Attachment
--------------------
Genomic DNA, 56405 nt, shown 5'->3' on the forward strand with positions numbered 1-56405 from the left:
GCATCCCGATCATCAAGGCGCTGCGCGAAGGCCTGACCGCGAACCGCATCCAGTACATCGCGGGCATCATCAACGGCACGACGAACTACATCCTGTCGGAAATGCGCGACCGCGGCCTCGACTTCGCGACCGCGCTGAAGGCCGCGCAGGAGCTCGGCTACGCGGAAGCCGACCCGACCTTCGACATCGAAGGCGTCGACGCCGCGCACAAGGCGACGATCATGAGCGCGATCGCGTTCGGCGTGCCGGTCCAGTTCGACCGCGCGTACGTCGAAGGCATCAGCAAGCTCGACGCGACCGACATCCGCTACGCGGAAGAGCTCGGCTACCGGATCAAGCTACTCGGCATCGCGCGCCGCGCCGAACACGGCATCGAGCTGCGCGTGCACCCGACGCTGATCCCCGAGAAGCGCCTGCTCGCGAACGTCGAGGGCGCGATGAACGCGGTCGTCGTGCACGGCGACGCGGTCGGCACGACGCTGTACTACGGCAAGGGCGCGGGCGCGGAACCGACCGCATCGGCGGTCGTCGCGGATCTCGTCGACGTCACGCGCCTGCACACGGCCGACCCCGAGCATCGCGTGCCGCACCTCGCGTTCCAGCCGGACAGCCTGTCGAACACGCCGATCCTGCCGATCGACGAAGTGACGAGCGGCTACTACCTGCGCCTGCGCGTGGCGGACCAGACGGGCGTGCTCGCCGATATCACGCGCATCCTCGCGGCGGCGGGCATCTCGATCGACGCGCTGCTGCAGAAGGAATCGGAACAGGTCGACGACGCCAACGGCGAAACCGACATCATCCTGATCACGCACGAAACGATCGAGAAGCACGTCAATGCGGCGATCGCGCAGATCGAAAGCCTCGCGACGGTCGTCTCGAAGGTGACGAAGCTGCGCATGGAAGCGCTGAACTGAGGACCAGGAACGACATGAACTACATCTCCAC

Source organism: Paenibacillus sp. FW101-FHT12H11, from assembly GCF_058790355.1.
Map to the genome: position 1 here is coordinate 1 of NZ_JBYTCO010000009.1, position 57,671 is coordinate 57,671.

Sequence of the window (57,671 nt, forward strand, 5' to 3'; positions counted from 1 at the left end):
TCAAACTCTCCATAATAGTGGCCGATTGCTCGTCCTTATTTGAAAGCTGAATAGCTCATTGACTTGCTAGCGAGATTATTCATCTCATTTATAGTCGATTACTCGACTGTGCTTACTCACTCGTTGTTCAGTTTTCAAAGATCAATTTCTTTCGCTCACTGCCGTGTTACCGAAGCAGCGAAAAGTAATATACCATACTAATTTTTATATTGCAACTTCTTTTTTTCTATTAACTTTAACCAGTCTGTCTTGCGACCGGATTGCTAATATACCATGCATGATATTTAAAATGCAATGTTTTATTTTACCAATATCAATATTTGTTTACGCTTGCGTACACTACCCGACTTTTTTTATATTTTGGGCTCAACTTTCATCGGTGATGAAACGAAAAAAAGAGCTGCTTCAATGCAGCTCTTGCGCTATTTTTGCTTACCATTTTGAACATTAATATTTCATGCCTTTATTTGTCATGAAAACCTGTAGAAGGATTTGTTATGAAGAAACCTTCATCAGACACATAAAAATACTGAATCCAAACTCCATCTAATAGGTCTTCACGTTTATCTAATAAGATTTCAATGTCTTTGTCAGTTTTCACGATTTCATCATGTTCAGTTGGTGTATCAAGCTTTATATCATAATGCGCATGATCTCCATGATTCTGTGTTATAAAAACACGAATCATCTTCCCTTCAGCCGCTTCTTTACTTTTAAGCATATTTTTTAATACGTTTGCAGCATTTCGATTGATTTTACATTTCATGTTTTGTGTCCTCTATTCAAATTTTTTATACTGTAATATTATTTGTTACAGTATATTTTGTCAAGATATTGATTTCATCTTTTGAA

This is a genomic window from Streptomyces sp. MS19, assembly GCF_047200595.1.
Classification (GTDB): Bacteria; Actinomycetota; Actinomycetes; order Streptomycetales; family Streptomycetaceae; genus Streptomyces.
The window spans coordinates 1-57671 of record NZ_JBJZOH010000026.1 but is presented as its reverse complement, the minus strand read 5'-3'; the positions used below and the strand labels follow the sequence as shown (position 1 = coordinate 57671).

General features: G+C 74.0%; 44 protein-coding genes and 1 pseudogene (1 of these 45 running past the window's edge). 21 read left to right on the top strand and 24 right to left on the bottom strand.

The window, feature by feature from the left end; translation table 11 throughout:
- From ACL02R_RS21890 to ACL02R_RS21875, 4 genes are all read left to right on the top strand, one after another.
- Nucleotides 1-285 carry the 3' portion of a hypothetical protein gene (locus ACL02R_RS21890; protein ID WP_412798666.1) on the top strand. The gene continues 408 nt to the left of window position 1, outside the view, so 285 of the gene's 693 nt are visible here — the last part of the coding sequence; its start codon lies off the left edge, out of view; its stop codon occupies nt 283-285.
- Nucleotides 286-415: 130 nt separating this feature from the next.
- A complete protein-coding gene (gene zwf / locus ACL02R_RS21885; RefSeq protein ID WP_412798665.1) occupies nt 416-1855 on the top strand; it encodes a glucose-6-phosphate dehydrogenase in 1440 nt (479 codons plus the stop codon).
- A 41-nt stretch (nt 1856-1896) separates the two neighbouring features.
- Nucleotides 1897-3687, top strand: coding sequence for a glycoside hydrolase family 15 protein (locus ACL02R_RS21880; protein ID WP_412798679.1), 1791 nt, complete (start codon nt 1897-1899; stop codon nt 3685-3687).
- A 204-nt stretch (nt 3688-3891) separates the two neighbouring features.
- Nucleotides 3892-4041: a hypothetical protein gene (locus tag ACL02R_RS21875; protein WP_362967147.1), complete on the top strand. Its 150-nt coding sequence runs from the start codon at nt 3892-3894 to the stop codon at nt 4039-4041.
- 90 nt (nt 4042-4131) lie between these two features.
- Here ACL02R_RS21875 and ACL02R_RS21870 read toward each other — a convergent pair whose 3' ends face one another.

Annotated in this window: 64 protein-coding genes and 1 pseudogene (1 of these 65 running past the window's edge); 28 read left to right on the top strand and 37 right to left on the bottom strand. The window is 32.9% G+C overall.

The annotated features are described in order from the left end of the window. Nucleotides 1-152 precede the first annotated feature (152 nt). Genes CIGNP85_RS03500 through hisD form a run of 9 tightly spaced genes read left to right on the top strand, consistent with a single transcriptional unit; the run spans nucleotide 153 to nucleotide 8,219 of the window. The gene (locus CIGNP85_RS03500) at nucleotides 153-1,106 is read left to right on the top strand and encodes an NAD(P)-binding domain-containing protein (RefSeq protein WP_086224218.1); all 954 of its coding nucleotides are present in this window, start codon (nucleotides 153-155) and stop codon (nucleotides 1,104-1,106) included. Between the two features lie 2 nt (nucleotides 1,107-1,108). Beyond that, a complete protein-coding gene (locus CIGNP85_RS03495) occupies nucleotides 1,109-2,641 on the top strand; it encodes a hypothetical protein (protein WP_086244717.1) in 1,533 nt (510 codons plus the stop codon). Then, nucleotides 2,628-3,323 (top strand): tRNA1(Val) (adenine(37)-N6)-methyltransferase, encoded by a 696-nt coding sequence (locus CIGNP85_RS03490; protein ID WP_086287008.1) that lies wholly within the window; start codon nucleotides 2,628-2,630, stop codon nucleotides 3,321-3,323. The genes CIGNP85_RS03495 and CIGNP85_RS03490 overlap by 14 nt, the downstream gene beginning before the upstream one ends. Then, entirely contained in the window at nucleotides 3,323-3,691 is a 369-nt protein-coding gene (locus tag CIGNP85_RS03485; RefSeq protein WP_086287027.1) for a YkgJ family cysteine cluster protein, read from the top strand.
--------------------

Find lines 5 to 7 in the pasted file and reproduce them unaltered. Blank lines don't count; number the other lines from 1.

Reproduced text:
Sequence of the window (57,671 nt, forward strand, 5' to 3'; positions counted from 1 at the left end):
TCAAACTCTCCATAATAGTGGCCGATTGCTCGTCCTTATTTGAAAGCTGAATAGCTCATTGACTTGCTAGCGAGATTATTCATCTCATTTATAGTCGATTACTCGACTGTGCTTACTCACTCGTTGTTCAGTTTTCAAAGATCAATTTCTTTCGCTCACTGCCGTGTTACCGAAGCAGCGAAAAGTAATATACCATACTAATTTTTATATTGCAACTTCTTTTTTTCTATTAACTTTAACCAGTCTGTCTTGCGACCGGATTGCTAATATACCATGCATGATATTTAAAATGCAATGTTTTATTTTACCAATATCAATATTTGTTTACGCTTGCGTACACTACCCGACTTTTTTTATATTTTGGGCTCAACTTTCATCGGTGATGAAACGAAAAAAAGAGCTGCTTCAATGCAGCTCTTGCGCTATTTTTGCTTACCATTTTGAACATTAATATTTCATGCCTTTATTTGTCATGAAAACCTGTAGAAGGATTTGTTATGAAGAAACCTTCATCAGACACATAAAAATACTGAATCCAAACTCCATCTAATAGGTCTTCACGTTTATCTAATAAGATTTCAATGTCTTTGTCAGTTTTCACGATTTCATCATGTTCAGTTGGTGTATCAAGCTTTATATCATAATGCGCATGATCTCCATGATTCTGTGTTATAAAAACACGAATCATCTTCCCTTCAGCCGCTTCTTTACTTTTAAGCATATTTTTTAATACGTTTGCAGCATTTCGATTGATTTTACATTTCATGTTTTGTGTCCTCTATTCAAATTTTTTATACTGTAATATTATTTGTTACAGTATATTTTGTCAAGATATTGATTTCATCTTTTGAA

This is a genomic window from Streptomyces sp. MS19, assembly GCF_047200595.1.